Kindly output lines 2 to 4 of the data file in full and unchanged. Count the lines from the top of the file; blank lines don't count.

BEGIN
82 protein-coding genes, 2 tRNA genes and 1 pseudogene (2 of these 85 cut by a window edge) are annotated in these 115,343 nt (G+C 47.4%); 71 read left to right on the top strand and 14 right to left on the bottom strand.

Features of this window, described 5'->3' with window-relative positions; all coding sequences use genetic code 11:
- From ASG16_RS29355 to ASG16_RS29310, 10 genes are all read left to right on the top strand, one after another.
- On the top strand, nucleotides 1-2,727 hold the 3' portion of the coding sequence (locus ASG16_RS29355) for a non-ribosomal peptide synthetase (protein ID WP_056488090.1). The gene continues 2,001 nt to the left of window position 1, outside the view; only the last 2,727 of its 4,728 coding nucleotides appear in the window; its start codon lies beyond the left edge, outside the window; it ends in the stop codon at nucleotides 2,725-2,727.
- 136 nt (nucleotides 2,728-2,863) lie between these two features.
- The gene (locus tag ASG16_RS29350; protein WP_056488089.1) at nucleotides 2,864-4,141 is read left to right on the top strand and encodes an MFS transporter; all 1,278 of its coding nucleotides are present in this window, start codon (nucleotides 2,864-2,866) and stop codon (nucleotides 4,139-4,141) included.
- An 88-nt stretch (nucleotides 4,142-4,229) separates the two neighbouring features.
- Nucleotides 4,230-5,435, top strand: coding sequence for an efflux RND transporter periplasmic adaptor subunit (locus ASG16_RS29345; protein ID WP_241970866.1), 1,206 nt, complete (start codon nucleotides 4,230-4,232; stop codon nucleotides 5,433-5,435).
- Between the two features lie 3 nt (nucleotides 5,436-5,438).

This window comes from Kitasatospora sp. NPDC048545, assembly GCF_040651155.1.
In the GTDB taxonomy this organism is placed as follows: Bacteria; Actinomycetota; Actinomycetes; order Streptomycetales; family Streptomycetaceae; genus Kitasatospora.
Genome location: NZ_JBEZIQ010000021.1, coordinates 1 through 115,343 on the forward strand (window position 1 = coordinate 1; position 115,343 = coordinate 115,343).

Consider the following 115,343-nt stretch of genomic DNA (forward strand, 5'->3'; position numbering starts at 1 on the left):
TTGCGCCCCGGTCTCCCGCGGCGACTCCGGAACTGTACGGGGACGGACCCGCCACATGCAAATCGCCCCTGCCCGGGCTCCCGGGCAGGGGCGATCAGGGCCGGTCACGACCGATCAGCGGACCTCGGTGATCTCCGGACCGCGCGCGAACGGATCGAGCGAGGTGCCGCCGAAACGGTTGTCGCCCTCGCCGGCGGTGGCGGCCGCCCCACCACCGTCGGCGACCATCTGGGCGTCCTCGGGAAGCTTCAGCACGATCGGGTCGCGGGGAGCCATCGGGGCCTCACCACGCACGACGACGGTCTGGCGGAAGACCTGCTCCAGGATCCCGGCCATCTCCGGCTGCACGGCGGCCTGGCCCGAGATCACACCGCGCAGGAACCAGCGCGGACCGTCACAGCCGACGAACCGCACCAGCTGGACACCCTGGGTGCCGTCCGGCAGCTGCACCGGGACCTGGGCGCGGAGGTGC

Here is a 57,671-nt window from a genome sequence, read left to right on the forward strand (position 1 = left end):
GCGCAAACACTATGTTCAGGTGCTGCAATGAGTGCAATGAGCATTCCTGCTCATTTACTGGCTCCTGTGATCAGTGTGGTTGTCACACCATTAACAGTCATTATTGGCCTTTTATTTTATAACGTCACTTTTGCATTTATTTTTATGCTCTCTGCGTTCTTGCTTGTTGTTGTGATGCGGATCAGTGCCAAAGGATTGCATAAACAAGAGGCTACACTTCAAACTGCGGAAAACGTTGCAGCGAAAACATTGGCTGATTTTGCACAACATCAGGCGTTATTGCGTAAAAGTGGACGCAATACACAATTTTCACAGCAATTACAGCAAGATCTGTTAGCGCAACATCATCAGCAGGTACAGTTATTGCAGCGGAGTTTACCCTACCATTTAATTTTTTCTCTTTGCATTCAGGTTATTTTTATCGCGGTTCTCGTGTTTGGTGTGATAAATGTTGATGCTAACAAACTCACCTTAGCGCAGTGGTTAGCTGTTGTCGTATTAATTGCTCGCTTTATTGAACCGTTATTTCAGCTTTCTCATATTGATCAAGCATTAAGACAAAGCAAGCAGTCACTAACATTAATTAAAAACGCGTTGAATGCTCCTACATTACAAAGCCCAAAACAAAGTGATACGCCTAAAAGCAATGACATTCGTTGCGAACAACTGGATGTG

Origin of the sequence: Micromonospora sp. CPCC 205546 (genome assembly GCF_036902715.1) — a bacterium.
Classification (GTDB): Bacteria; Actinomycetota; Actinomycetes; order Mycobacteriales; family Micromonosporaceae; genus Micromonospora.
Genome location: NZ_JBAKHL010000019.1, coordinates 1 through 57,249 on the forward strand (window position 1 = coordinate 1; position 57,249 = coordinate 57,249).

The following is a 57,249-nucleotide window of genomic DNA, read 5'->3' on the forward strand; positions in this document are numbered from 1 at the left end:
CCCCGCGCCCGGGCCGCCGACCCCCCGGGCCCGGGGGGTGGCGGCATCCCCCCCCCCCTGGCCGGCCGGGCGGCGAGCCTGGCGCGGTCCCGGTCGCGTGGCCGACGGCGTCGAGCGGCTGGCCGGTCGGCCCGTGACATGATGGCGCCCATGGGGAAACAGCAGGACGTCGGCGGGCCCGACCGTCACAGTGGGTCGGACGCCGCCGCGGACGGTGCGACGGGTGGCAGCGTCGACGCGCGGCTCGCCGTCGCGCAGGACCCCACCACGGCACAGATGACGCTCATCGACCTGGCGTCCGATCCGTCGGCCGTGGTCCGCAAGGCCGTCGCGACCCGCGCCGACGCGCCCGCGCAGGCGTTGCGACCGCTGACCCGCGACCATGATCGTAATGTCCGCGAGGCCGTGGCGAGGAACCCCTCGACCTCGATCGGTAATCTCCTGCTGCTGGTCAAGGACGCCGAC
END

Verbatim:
Features of this window, described 5'->3' with window-relative positions; all coding sequences use genetic code 11:
- From ASG16_RS29355 to ASG16_RS29310, 10 genes are all read left to right on the top strand, one after another.
- On the top strand, nucleotides 1-2,727 hold the 3' portion of the coding sequence (locus ASG16_RS29355) for a non-ribosomal peptide synthetase (protein ID WP_056488090.1). The gene continues 2,001 nt to the left of window position 1, outside the view; only the last 2,727 of its 4,728 coding nucleotides appear in the window; its start codon lies beyond the left edge, outside the window; it ends in the stop codon at nucleotides 2,725-2,727.